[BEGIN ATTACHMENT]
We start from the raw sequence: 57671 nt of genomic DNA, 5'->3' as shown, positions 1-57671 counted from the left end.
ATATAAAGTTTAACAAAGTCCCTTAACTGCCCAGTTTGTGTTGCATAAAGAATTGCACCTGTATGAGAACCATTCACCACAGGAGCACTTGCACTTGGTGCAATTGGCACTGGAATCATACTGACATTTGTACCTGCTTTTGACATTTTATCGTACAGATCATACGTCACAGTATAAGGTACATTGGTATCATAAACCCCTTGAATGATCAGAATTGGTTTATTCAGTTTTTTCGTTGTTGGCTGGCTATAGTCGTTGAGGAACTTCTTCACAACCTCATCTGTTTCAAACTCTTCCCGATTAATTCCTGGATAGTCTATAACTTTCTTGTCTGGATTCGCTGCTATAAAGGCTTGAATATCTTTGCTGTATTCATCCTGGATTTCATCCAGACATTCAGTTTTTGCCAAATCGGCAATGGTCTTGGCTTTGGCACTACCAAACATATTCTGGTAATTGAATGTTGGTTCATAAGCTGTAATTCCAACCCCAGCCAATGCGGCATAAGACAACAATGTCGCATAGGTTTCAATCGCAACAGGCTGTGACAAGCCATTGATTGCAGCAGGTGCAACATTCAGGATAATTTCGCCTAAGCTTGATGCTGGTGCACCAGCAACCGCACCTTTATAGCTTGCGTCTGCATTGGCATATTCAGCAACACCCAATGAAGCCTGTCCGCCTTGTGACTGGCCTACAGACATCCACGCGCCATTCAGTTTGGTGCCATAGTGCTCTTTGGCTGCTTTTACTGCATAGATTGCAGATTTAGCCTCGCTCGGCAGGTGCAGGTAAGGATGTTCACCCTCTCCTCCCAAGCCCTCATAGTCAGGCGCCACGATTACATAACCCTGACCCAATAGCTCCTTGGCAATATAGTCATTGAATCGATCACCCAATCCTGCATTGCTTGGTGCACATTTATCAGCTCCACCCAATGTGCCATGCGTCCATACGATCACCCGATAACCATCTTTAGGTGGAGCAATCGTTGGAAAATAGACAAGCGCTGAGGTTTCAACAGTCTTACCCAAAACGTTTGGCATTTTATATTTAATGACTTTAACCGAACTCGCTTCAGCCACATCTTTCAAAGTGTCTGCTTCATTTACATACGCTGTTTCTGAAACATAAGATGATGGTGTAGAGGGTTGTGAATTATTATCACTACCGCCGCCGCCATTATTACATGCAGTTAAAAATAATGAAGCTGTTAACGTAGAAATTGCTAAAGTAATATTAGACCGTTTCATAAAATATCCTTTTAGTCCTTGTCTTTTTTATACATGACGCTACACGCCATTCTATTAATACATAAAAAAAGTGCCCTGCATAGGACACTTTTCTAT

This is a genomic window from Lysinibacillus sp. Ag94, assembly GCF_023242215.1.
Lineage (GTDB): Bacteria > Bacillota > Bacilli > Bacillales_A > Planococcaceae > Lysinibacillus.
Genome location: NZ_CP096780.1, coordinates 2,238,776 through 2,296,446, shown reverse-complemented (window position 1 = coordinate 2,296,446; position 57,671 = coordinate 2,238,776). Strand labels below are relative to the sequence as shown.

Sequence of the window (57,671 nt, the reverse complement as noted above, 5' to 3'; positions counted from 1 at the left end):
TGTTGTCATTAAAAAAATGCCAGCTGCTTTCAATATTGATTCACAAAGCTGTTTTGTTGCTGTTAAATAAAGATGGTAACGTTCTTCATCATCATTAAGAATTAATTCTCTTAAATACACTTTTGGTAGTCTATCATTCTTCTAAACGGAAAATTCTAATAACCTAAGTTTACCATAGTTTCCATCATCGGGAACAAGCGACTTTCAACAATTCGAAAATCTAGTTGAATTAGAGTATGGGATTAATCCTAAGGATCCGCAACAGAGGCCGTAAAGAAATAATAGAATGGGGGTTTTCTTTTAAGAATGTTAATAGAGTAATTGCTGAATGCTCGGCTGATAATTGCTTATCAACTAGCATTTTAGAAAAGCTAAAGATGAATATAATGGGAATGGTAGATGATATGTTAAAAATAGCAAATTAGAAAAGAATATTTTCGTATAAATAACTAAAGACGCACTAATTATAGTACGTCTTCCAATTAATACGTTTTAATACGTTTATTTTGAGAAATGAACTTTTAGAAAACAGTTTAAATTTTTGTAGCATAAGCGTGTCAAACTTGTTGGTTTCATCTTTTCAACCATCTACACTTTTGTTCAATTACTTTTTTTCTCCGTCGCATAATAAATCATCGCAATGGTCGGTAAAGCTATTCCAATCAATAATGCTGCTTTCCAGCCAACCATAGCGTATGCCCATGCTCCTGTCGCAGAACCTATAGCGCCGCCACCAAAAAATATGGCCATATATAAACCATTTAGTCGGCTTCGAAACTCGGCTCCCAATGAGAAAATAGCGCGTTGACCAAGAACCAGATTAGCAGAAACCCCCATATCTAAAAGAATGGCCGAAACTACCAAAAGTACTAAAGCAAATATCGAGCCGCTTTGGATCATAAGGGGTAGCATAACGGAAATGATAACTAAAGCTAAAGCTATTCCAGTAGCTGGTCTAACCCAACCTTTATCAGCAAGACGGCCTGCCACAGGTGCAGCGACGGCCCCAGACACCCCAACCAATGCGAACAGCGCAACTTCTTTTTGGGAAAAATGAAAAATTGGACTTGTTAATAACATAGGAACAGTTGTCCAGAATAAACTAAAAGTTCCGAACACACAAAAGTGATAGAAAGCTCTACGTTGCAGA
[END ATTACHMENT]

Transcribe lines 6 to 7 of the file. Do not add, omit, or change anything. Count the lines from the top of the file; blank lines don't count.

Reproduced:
Sequence of the window (57,671 nt, the reverse complement as noted above, 5' to 3'; positions counted from 1 at the left end):
TGTTGTCATTAAAAAAATGCCAGCTGCTTTCAATATTGATTCACAAAGCTGTTTTGTTGCTGTTAAATAAAGATGGTAACGTTCTTCATCATCATTAAGAATTAATTCTCTTAAATACACTTTTGGTAGTCTATCATTCTTCTAAACGGAAAATTCTAATAACCTAAGTTTACCATAGTTTCCATCATCGGGAACAAGCGACTTTCAACAATTCGAAAATCTAGTTGAATTAGAGTATGGGATTAATCCTAAGGATCCGCAACAGAGGCCGTAAAGAAATAATAGAATGGGGGTTTTCTTTTAAGAATGTTAATAGAGTAATTGCTGAATGCTCGGCTGATAATTGCTTATCAACTAGCATTTTAGAAAAGCTAAAGATGAATATAATGGGAATGGTAGATGATATGTTAAAAATAGCAAATTAGAAAAGAATATTTTCGTATAAATAACTAAAGACGCACTAATTATAGTACGTCTTCCAATTAATACGTTTTAATACGTTTATTTTGAGAAATGAACTTTTAGAAAACAGTTTAAATTTTTGTAGCATAAGCGTGTCAAACTTGTTGGTTTCATCTTTTCAACCATCTACACTTTTGTTCAATTACTTTTTTTCTCCGTCGCATAATAAATCATCGCAATGGTCGGTAAAGCTATTCCAATCAATAATGCTGCTTTCCAGCCAACCATAGCGTATGCCCATGCTCCTGTCGCAGAACCTATAGCGCCGCCACCAAAAAATATGGCCATATATAAACCATTTAGTCGGCTTCGAAACTCGGCTCCCAATGAGAAAATAGCGCGTTGACCAAGAACCAGATTAGCAGAAACCCCCATATCTAAAAGAATGGCCGAAACTACCAAAAGTACTAAAGCAAATATCGAGCCGCTTTGGATCATAAGGGGTAGCATAACGGAAATGATAACTAAAGCTAAAGCTATTCCAGTAGCTGGTCTAACCCAACCTTTATCAGCAAGACGGCCTGCCACAGGTGCAGCGACGGCCCCAGACACCCCAACCAATGCGAACAGCGCAACTTCTTTTTGGGAAAAATGAAAAATTGGACTTGTTAATAACATAGGAACAGTTGTCCAGAATAAACTAAAAGTTCCGAACACACAAAAGTGATAGAAAGCTCTACGTTGCAGA